Project Scard: Scar on the Praeter is the latest anime from the infamous Studio GoHands; its director is Shingo Suzuki, and it was written by Tamazo Yanagi. The last anime that Suzuki and Yanagi were involved with were GoHands‘ Hand Shakers and its sequel series, W’z. I’m mentioning the creative team up front because this is as good a time as any for a full disclosure moment, since I have something of a history with GoHands properties…which is to say that Hand Shakers and W’z are some of the worst goddamned anime I’ve ever seen in my life.
I reviewed both shows if you’d like to get a more in depth look at the suffering they inflicted upon me. I’m going to stick with the assumption that no rational person would seek out either entry of the GoHands Cinematic Universe without the incentive of monetary compensation, though, so if you want the short version, here it is: For whatever reason, GoHands has become obsessed with an aesthetic that involves pasting the 2D animation used for its characters into fully three-dimensional CG spaces (weapons and special effects are also modeled using CGI). This means that the “camera” being used to capture the action in the shows’ fight scenes can swing around in complicated arcs and patterns that would surely be a royal pain in the ass to animate using more traditional digital methods, but it also means that every GoHands anime I’ve ever seen is an assault on the eyes that often literally induces headaches and motion-sickness.
So, going into it, I couldn’t exactly forget that the people responsible for making Scar on the Praeter also produced the ugliest animation that I had ever seen in my life (at least, before EX-ARM came along to steal the throne). Did the Studio Live up to their legacy by producing yet another disaster-piece, or was the third time actually a charm? Well, I can tell you the good news up front: Scar on the Praeter is, without any shadow of a doubt, the best GoHands anime that I’ve ever seen. It’s also pretty terrible, but c’mon. You all knew that was coming.
Still, though, points for improvement! Specifically, the writing here is leagues ahead of either Hand Shakers or W’z. That is to say, I’d only accuse the first six or so episodes of being insufferably boring mush-piles of exposition and nonsense worldbuilding — after that, the story actually picks up a little bit! While I won’t say that I ever came to care about the multitudes of overdesigned anime boys that fill out the ranks of Helios, Artemis, or the PSSS, they at least have all sorts of drama going on between them, and plot has the basic decency to go absolutely buck-wild with the silly twists and betrayals and double-secret-fake-out cliffhangers in the back half. In particular, our hero Yamato has an ongoing friendship and rivalry with Kazuma, the younger brother of the martyred Eiji, that goes places that honestly surprised and interest me somewhat.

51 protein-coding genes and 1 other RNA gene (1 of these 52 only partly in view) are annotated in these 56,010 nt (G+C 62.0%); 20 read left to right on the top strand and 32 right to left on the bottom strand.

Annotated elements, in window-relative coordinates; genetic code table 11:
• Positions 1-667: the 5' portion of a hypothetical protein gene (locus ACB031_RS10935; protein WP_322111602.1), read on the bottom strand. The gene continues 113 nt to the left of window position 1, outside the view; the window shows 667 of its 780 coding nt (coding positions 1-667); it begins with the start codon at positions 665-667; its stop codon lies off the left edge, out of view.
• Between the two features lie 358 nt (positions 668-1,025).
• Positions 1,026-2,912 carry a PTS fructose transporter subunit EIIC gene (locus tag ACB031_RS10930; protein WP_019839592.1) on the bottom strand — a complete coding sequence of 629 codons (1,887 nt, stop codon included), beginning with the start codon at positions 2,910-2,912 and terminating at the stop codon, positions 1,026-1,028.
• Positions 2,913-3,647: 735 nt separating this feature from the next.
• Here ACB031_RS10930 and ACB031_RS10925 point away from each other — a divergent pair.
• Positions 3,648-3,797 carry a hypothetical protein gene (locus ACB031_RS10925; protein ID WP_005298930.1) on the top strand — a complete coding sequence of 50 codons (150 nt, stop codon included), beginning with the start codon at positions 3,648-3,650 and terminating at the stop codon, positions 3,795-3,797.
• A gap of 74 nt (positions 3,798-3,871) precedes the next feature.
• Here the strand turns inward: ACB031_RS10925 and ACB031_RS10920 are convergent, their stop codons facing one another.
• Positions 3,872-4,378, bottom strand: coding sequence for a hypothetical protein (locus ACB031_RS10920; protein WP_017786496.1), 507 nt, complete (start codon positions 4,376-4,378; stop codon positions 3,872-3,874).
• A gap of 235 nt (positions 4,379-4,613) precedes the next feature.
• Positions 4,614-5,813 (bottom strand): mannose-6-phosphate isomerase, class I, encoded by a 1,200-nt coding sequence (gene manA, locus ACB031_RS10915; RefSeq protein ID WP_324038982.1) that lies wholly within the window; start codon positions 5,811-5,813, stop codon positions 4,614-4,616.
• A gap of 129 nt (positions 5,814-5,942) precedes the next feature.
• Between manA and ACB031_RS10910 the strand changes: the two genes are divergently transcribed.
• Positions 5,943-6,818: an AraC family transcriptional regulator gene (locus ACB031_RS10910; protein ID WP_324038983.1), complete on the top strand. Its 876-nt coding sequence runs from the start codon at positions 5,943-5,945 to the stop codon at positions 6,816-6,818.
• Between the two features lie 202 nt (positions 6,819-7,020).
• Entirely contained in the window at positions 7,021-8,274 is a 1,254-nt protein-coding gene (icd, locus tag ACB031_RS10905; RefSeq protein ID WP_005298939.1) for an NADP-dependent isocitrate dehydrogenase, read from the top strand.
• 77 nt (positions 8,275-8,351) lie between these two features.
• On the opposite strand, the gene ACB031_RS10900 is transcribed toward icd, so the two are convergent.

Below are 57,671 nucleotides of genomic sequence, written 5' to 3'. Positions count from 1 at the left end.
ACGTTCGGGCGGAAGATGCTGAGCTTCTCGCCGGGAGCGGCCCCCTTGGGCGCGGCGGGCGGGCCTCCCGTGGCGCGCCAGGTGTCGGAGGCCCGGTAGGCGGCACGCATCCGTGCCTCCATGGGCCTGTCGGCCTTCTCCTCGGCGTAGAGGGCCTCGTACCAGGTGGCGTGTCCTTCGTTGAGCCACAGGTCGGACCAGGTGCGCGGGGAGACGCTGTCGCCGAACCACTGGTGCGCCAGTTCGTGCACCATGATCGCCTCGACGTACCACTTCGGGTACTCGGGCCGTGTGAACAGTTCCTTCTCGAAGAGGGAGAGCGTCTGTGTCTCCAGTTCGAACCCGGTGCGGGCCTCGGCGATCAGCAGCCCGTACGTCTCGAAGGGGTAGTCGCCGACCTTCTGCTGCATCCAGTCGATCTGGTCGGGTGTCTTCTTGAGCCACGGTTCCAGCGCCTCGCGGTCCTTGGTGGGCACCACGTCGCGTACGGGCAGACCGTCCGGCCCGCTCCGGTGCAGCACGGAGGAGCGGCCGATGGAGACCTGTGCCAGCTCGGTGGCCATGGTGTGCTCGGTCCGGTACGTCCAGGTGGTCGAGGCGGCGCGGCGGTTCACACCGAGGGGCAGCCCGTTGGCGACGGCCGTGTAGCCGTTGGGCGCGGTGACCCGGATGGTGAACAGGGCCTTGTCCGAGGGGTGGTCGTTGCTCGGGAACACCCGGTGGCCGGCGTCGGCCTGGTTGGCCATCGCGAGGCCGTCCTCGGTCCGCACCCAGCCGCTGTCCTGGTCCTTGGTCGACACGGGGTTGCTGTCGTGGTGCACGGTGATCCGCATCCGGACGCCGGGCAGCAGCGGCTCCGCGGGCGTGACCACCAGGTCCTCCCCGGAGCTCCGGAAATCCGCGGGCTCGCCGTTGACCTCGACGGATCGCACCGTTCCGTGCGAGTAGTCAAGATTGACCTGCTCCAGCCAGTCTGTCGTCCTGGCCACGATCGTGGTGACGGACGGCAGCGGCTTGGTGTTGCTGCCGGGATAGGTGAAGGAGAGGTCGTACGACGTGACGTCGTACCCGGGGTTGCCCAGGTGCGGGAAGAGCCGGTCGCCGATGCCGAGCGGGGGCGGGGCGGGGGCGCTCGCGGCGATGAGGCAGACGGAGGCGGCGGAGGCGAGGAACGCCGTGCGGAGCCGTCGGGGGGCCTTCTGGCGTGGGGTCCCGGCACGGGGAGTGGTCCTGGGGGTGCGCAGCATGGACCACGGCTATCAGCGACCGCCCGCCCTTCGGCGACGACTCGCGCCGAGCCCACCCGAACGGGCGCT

To be clear, none of this writing is good; when it isn’t boring, it’s equal parts hackneyed, melodramatic, and self-serious. It is functional writing, though, and the bar is so low at this point that we have to take whatever scraps we can get. I dug the soundtrack more here, too, if only because I generally prefer its jazzy post-rock style than Hand Shakers‘ glorified elevator music OST (though Praeter still does that thing where it’ll have tracks either begin too early or end too late, and the music just keeps playing over scenes where it really isn’t necessary).
Here’s where I have to take off my Nice James hat, though, and get back down to brass tacks. I’ll admit upfront that the nauseating camera work is nowhere near as problematic in Scar on the Praeter as it was in previous GoHands series, but that is the only nice thing I can say about this show’s visuals. I’m sorry, but no amount of polished writing or improved music can get me to ignore the fact that every single frame of Scar on the Praeter, without exception, is almost offensive to look at. The backgrounds were apparently created using Unreal Engine 4, which explains why they look ripped straight from a cheap PS3-era video game, and there is not one single instance where you could believe that these 2D characters and their 3D environments occupy the same plane of existence. The backgrounds themselves are so overcluttered, and the color design is so hideous, that it is often hard to even know what you’re meant to be focusing on in any given scene. The characters will often literally look like 2D JPEGS that have just awkwardly been photoshopped onto a moving, 3D background, and that’s because, well, that’s exactly what they are!
The action scenes are sometimes fluidly animated, yes, but it hardly matters when you can’t even believe that they are really holding the weapons that keep making all of those sparks and flames shoot out from every angle. There’s no weight to anyone’s movement, no sense of space or reason in the editing or direction of the action — and this is when the animation is at its best. At its worse, the results look so bad that I can’t even be mad at GoHands for what they’ve created. I’m just embarrassed. They might as well have just cut out a punch of papercraft dolls and filmed themselves chucking them around some intern’s desk space, for all of the good that their “signature” production style has done them here.
Is Scar on the Praeter the worst anime I’ve ever seen? No, it isn’t, and I wouldn’t even argue that it is bad enough to make for a fun night of drinking and riffing, like prior GoHands shows have been. Does that mean you should actually watch Scar on the Praeter? Good Lord, no. No. Absolutely not. Didn’t you read that second paragraph? This show is terrible! But it’s the kind of terrible that doesn’t so much assault your senses as it does gently irritate them for 13 episodes before shrugging its shoulders and disappearing back into the void. I won’t remember it come next Tuesday, and neither will any of you. That is probably for the best.